Scientists have put together a sensitive method to determine if bacteria carry a gene that can cause resistance to two common antibiotics. The test is rapid and has been tested against the bacterium which causes ‘strep throat’ and other respiratory illnesses.
New Tools, Products And Technologies
In 1970-80s, the idea of virtual screening was regarded as a conceptual way to substitute costly and time-consuming experimental “screen-everything-you-have” approaches with a much faster and cheaper predictive modelling to cherry-pick only the best molecules for subsequent synthesis and validation in a lab. A great number of computational tools and approaches emerged, aiming at “pre-screening” new promising molecules, so called “hits”, or augmenting experimental screening programs to optimize efforts.
In this Special Perspective, our fourth in an ongoing series, we will be presenting MatchMaker™, a novel deep proteome screening technology that we have developed and validated over the past 2 years to identify DTIs. MatchMaker builds on Cyclica’s passions of combining protein, chemistry, and genomic data, and augmenting it with high performance computing and algorithm development supported on the cloud.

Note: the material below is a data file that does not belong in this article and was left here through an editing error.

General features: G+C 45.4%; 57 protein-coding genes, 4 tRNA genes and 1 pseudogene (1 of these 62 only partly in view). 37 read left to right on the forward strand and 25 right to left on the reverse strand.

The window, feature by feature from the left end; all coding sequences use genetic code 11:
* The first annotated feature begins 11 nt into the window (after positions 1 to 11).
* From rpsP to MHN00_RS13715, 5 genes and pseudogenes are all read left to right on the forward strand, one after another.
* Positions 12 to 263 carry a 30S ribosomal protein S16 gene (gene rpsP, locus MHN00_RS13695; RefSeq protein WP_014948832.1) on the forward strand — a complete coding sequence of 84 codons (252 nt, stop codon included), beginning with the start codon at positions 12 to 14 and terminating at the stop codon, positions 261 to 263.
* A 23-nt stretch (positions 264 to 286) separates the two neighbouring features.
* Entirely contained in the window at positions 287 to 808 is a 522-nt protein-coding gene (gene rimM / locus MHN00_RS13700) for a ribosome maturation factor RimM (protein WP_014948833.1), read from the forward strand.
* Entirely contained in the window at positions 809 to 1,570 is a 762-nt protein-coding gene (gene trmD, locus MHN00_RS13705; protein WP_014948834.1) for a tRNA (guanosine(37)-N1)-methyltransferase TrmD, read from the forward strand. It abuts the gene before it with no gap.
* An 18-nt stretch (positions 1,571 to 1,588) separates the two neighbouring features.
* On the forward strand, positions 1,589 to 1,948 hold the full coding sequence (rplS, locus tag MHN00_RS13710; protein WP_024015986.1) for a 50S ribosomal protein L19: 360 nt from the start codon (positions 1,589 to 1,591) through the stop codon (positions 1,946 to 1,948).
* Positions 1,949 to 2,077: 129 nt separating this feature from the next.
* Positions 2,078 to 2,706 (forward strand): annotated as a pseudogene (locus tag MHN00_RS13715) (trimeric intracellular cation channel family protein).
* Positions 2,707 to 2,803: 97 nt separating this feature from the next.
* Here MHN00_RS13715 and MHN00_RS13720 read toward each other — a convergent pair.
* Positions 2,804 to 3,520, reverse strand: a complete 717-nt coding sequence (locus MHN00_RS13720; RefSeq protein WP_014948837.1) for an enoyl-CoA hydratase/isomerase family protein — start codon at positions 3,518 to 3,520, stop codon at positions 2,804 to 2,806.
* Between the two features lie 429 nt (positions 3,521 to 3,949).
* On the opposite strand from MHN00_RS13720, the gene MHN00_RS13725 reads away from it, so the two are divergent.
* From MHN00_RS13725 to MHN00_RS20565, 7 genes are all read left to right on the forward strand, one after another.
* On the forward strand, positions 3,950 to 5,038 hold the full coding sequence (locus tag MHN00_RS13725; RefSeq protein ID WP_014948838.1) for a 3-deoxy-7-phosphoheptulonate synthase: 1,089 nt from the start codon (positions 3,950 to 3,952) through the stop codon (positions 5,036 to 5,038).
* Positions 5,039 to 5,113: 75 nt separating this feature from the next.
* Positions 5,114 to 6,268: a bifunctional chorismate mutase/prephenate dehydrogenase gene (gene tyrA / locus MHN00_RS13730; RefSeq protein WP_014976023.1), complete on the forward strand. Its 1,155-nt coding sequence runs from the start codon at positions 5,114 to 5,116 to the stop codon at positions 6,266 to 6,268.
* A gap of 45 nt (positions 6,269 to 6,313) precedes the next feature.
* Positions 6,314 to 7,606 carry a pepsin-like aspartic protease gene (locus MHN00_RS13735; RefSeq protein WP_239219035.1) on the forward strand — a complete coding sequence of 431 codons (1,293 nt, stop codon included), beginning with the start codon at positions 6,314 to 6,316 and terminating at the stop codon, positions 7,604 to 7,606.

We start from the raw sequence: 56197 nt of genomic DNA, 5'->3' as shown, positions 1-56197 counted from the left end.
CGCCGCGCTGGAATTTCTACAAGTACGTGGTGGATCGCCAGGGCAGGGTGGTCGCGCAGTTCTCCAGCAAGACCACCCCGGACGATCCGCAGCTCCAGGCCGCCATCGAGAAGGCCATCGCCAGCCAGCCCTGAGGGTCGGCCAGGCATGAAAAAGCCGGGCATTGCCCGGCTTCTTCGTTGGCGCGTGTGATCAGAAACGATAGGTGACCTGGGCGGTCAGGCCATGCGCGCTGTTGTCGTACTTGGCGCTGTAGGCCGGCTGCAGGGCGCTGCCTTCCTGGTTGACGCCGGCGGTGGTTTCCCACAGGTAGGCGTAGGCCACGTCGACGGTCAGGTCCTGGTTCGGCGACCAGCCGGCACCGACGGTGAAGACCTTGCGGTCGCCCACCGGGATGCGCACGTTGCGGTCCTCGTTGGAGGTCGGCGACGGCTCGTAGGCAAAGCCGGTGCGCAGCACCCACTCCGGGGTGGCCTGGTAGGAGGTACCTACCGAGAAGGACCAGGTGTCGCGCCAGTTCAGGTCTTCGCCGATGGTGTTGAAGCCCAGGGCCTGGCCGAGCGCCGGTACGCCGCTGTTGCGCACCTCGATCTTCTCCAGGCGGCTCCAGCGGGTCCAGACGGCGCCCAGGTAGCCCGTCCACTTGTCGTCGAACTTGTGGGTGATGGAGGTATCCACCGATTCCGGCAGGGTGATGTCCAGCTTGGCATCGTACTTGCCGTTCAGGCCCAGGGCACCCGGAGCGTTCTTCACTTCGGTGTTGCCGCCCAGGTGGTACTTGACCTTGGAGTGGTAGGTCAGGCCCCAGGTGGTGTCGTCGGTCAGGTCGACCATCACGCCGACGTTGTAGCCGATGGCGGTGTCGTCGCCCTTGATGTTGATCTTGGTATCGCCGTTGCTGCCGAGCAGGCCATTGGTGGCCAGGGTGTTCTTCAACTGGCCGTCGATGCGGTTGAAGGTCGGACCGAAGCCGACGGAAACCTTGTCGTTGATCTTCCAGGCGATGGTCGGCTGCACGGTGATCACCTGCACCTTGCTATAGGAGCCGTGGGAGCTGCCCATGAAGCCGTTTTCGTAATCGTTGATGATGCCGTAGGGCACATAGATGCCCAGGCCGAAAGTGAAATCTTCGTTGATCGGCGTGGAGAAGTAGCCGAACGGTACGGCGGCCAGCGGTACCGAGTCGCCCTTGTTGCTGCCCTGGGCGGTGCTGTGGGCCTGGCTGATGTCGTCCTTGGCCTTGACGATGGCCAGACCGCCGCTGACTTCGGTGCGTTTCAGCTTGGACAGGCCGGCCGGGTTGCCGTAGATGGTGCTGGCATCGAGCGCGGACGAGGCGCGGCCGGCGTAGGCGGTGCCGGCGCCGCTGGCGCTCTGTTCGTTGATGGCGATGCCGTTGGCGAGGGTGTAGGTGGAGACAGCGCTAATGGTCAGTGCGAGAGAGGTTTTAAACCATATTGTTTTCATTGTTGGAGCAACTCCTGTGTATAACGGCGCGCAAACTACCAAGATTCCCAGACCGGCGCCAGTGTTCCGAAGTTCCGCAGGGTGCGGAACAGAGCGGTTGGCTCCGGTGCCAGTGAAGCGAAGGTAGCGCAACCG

Since August Kekulé’s proposal for the tetrahedral configuration of carbon or his more famous realization that benzene was a cyclic molecule, a snake biting its tale, molecular structure has been the leading consideration for the design of new molecules as drugs or performance materials. For the former, it is said that 70% of drug design is based on molecular shape with the remainder attributed to electrostatic or non-bonded interactions.
Structural chemistry began around the 1860 with these dual assignments by Kekulé but it wasn’t until one hundred years later with Allinger’s initial force field approaches that the first classical molecular mechanics (MM) models became available to make computer-assisted prediction of molecular structure. These models themselves are based on principles derived by Robert Hooke, a contemporary of Isaac Newton, in the mid 17th century with additional layers from van der Waals (19th century) etc.
Nowadays mobile devices are ubiquitous with an estimated number of smartphones and tablet PCs to exceed two billion globally.
The availability of internet connection in most public places, powerful processors, and user-friendly touch screen technologies make mobile devices useful not only for spare time activities but also for education and science.
Specialized mobile apps are ubiquitous in the area of healthcare providing value for medical doctors, as well as patients involved in various healthcare programs and therapies. Those include various apps for assisting clinical decision making by doctors, apps for monitoring physiological parameters of patients in real time, apps for managing doctor-patient interactions, apps for self-monitoring various health conditions and physiological parameters (for example, did you know you can identify a dangerous wart on your body using your mobile phone?) etc.